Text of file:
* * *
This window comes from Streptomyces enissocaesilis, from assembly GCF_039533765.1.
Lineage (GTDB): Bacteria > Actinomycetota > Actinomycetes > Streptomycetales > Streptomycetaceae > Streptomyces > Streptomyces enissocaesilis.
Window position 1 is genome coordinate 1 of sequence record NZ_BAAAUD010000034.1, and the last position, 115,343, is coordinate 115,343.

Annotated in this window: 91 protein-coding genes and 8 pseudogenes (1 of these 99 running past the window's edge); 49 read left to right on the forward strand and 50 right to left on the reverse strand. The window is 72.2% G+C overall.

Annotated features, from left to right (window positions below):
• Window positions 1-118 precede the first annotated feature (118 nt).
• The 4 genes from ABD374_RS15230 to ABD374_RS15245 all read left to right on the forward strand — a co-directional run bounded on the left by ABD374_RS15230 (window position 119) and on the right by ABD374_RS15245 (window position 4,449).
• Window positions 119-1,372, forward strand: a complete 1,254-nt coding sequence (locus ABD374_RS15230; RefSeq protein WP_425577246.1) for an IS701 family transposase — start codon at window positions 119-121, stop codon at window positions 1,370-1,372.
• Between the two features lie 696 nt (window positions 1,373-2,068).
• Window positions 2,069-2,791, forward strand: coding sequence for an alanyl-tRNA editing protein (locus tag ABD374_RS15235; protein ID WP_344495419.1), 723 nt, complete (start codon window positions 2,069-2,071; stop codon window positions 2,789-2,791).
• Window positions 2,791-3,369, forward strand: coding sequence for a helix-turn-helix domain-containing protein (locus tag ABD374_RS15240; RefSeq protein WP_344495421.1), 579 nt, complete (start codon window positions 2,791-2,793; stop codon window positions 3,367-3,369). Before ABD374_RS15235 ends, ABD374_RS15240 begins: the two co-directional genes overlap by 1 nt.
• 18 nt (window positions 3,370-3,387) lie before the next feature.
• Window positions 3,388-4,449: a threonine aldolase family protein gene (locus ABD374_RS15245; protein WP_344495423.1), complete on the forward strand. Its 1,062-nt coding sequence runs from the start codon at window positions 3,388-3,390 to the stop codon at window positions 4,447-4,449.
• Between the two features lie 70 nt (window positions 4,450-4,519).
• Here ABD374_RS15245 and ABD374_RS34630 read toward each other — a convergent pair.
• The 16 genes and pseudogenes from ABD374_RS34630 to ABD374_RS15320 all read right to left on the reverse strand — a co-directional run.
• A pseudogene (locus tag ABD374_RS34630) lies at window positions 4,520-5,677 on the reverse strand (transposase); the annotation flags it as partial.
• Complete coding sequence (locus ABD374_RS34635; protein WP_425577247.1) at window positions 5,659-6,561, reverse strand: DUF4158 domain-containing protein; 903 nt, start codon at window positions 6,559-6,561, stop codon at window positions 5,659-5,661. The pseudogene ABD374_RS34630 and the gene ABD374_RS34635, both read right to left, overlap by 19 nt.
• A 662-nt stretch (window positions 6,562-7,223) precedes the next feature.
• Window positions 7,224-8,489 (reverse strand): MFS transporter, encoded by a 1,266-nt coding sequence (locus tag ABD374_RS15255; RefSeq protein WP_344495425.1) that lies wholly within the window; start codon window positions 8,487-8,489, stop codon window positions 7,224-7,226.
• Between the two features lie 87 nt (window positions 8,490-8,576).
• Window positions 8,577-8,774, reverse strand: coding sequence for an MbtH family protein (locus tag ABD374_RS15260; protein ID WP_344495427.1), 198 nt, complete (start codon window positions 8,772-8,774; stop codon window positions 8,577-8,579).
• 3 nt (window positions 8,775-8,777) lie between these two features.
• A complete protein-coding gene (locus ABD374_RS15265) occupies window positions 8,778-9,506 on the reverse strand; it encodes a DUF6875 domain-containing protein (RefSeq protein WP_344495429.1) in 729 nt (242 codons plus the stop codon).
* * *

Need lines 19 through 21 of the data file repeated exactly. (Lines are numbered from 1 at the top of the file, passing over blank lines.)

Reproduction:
• A 662-nt stretch (window positions 6,562-7,223) precedes the next feature.
• Window positions 7,224-8,489 (reverse strand): MFS transporter, encoded by a 1,266-nt coding sequence (locus tag ABD374_RS15255; RefSeq protein WP_344495425.1) that lies wholly within the window; start codon window positions 8,487-8,489, stop codon window positions 7,224-7,226.
• Between the two features lie 87 nt (window positions 8,490-8,576).